A particularly strong UF series opener, Neill's heroine neither spends the entire book freaking out about how none of this can be real (to quote one oA particularly strong UF series opener, Neill's heroine neither spends the entire book freaking out about how none of this can be real (to quote one of the characters, "all this is happening in a post-harry potter universe"), nor tumbling into bed with the first supernatural hottie she meets. though not all the tropes are gone, of course - there are plenty of supernatural hotties to go around, and at some point she does end up in a suitably ass-kicking sort of leather outfit. still, it's refreshing to spend the first book setting up the world and the rules and building some interesting character tensions, rather than have our girl bungling through solving the mystery. i liked it enough (and wanted more) that i'm jumping right on into the 2nd one....more
starts off as eye-rollingly silly as the blurb makes it sound, but manages to very quickly get right on track as a snappy-paced swashbuckler of a UF/astarts off as eye-rollingly silly as the blurb makes it sound, but manages to very quickly get right on track as a snappy-paced swashbuckler of a UF/alternate history. massive bonus points for having both male and female main characters be actual well-rounded characters, not just stock-issued love interests or generic ass kickers.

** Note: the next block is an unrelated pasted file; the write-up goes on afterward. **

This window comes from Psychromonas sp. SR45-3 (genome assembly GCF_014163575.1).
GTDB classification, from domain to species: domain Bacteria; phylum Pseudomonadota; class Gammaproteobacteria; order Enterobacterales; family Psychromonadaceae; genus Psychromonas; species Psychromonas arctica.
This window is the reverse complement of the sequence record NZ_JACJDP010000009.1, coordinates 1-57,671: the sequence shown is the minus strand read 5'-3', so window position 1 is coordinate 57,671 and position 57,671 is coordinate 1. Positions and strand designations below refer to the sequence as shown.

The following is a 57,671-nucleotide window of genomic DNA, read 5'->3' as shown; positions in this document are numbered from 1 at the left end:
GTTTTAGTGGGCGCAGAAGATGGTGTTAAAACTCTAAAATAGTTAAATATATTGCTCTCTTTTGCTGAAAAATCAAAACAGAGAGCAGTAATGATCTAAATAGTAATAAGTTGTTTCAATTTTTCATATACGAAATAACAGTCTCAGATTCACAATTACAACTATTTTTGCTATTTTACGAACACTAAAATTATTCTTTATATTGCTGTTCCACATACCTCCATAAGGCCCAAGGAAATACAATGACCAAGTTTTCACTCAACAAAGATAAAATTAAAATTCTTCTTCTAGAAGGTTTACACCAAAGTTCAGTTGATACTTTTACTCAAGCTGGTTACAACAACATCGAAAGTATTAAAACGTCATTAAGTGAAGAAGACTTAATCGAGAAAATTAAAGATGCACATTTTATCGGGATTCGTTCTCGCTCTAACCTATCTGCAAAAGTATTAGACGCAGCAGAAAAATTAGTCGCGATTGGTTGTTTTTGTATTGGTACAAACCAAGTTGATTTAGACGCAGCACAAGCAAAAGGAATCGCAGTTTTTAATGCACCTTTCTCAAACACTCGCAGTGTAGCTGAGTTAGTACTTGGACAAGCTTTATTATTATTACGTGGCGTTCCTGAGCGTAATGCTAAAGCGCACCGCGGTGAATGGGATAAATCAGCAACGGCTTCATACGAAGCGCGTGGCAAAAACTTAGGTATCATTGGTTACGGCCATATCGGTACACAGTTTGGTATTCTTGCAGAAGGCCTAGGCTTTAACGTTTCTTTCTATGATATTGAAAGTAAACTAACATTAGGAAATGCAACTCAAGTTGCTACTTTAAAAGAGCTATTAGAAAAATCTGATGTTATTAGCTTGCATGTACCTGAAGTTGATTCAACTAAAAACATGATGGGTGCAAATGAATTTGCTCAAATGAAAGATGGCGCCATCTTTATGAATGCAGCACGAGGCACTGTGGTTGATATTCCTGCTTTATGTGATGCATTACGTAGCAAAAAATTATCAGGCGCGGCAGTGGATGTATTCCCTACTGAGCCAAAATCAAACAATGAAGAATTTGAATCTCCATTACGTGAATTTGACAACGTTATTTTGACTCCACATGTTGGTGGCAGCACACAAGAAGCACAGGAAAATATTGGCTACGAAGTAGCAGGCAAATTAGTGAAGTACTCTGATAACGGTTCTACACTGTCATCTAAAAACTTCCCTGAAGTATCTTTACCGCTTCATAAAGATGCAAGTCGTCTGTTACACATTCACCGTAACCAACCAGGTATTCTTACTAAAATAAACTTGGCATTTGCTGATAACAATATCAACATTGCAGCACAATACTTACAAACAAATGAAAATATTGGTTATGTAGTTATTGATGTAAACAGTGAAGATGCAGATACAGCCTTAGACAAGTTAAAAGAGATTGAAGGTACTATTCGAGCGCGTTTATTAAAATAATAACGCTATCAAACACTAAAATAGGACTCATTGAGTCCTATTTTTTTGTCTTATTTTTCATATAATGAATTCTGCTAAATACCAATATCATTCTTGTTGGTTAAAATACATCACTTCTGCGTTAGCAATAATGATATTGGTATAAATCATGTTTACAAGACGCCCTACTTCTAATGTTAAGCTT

random PSA for the day: this is SO not steampunk, guys. they may be wearing corsets and outdated fashion for the whims of their centuries-old undead monarch, but they have cell phones and cars, not dirigibles and clockwork....more
it is entirely possible that Bishop has only one book (series) in her. i've heard some less-than-lovely reviews of anything of hers that's not her debit is entirely possible that Bishop has only one book (series) in her. i've heard some less-than-lovely reviews of anything of hers that's not her debut, The Black Jewels Trilogy: Daughter of the Blood, Heir to the Shadows, Queen of the Darkness, and if 'written in red' is indicative of the rest, well, yep.
the world here is all kinds of interesting - there are hints that it's a sort of alternate-history, that it takes place in an america of feral shapeshifters, where civilization as we know it never really happened. the social interactions of various flavors of non-humans is likewise interesting, and best of all, we get the suggestions of barracks of enslaved human prophets that can see the future within their own blood, sold to the highest bidder.
but the characters, GAH! we're told repeatedly that all the shapeshifters are dark and ominous and rule the earth like kings crushing puny humans beneath their heels...and this story is about the monsters tenderly protecting their stray lamb of an innocent girl. it's far too much like the set-up for a cheez romance novel wherein the male lead is a Bad Boy (tm) who becomes good only for his true luv. thankfully, this book doesn't veer into romance territory, but even worse, it doesn't richly explore a whole lot of the actually very interesting things it sets up. ultimately, therefore, a bit bland and a bit frustrating....more